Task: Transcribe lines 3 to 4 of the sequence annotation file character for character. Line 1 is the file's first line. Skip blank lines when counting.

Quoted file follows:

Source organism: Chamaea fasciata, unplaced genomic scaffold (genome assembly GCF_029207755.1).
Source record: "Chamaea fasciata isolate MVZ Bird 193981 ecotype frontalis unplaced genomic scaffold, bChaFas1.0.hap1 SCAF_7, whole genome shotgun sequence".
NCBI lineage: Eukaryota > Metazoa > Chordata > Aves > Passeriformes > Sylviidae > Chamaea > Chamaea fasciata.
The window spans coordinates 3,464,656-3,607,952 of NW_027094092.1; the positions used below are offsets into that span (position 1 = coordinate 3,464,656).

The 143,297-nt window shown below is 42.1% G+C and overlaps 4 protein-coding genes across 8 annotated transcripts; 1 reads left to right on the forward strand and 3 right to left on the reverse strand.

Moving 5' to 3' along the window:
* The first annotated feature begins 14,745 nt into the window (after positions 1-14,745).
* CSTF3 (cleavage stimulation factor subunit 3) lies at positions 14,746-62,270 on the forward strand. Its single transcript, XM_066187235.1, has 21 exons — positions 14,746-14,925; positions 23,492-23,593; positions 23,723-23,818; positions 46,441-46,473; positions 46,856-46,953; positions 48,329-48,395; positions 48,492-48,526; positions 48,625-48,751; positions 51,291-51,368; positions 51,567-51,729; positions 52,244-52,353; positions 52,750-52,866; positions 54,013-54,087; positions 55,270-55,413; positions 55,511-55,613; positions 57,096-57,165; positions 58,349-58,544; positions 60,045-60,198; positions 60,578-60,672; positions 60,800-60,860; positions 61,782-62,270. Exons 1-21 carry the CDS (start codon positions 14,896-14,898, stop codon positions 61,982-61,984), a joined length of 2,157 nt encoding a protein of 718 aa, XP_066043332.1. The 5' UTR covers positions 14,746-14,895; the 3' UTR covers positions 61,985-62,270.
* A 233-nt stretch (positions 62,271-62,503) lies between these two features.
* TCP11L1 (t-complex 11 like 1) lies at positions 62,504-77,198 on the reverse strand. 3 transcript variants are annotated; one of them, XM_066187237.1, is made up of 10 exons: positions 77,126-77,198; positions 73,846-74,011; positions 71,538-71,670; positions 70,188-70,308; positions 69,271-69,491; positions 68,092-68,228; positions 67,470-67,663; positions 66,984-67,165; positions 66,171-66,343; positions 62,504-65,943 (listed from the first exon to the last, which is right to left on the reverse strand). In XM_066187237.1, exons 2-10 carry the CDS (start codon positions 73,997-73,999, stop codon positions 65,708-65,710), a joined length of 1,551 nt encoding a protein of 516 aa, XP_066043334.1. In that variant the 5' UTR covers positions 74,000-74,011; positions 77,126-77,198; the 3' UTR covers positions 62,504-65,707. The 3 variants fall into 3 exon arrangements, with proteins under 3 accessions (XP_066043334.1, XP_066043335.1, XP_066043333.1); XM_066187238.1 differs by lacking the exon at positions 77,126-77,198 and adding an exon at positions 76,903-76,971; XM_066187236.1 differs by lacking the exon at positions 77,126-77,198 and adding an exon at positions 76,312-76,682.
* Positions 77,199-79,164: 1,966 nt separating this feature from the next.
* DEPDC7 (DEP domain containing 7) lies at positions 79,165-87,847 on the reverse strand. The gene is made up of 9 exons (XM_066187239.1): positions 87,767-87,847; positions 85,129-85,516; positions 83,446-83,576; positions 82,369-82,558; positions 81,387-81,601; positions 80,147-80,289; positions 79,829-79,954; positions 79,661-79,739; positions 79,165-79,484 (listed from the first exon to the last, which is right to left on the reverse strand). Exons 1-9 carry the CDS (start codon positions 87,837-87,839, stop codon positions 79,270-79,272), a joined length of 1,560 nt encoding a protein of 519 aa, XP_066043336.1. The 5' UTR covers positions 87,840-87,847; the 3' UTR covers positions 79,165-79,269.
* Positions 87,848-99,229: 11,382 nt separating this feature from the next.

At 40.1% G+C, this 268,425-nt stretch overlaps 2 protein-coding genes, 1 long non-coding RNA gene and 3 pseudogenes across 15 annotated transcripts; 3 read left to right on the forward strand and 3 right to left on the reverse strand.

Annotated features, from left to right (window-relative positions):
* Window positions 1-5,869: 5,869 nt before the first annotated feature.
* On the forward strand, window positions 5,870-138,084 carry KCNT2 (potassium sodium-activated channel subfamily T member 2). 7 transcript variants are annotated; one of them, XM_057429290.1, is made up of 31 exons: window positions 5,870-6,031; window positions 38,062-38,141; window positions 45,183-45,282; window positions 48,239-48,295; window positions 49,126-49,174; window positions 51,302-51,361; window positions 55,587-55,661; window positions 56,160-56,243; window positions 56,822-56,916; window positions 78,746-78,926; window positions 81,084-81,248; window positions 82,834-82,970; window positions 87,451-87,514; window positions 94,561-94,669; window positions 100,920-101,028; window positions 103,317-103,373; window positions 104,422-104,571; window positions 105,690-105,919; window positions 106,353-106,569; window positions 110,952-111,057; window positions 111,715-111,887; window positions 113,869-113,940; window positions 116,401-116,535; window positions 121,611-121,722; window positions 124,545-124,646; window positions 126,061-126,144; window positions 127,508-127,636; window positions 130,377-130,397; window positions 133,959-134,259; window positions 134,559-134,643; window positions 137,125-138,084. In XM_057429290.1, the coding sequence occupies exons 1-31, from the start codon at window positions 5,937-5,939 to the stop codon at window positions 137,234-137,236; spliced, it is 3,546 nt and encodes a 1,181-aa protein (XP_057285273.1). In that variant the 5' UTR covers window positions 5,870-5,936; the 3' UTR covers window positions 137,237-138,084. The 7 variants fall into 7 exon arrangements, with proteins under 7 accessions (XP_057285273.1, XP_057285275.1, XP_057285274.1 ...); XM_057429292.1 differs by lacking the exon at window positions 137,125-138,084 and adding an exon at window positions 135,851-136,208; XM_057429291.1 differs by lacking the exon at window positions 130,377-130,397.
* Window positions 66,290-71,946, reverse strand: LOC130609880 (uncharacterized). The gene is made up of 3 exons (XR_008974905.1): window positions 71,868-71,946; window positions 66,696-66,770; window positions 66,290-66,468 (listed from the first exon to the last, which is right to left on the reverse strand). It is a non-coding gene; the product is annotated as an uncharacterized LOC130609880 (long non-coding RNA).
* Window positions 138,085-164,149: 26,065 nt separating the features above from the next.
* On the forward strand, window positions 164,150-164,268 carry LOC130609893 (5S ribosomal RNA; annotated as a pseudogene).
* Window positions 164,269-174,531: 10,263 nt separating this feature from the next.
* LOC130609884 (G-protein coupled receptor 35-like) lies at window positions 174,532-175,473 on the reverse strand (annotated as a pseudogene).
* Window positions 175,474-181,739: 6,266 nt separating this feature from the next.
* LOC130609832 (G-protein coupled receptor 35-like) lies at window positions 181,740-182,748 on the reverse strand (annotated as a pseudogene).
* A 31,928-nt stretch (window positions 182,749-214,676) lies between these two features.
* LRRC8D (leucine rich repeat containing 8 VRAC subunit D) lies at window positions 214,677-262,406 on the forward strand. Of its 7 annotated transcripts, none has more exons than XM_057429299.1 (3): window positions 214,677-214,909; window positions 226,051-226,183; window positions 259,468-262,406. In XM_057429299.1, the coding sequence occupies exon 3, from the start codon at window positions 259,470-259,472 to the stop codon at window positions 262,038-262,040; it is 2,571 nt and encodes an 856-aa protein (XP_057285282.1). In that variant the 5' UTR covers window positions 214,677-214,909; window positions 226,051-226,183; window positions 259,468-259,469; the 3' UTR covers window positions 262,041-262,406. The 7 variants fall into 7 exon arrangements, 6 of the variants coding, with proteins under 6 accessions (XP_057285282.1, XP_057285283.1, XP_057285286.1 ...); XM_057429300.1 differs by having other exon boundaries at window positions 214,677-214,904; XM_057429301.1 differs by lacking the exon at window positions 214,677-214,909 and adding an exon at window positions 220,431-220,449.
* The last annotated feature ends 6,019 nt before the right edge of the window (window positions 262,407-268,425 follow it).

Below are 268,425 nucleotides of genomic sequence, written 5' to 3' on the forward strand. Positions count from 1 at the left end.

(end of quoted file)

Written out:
NCBI lineage: Eukaryota > Metazoa > Chordata > Aves > Passeriformes > Sylviidae > Chamaea > Chamaea fasciata.
The window spans coordinates 3,464,656-3,607,952 of NW_027094092.1; the positions used below are offsets into that span (position 1 = coordinate 3,464,656).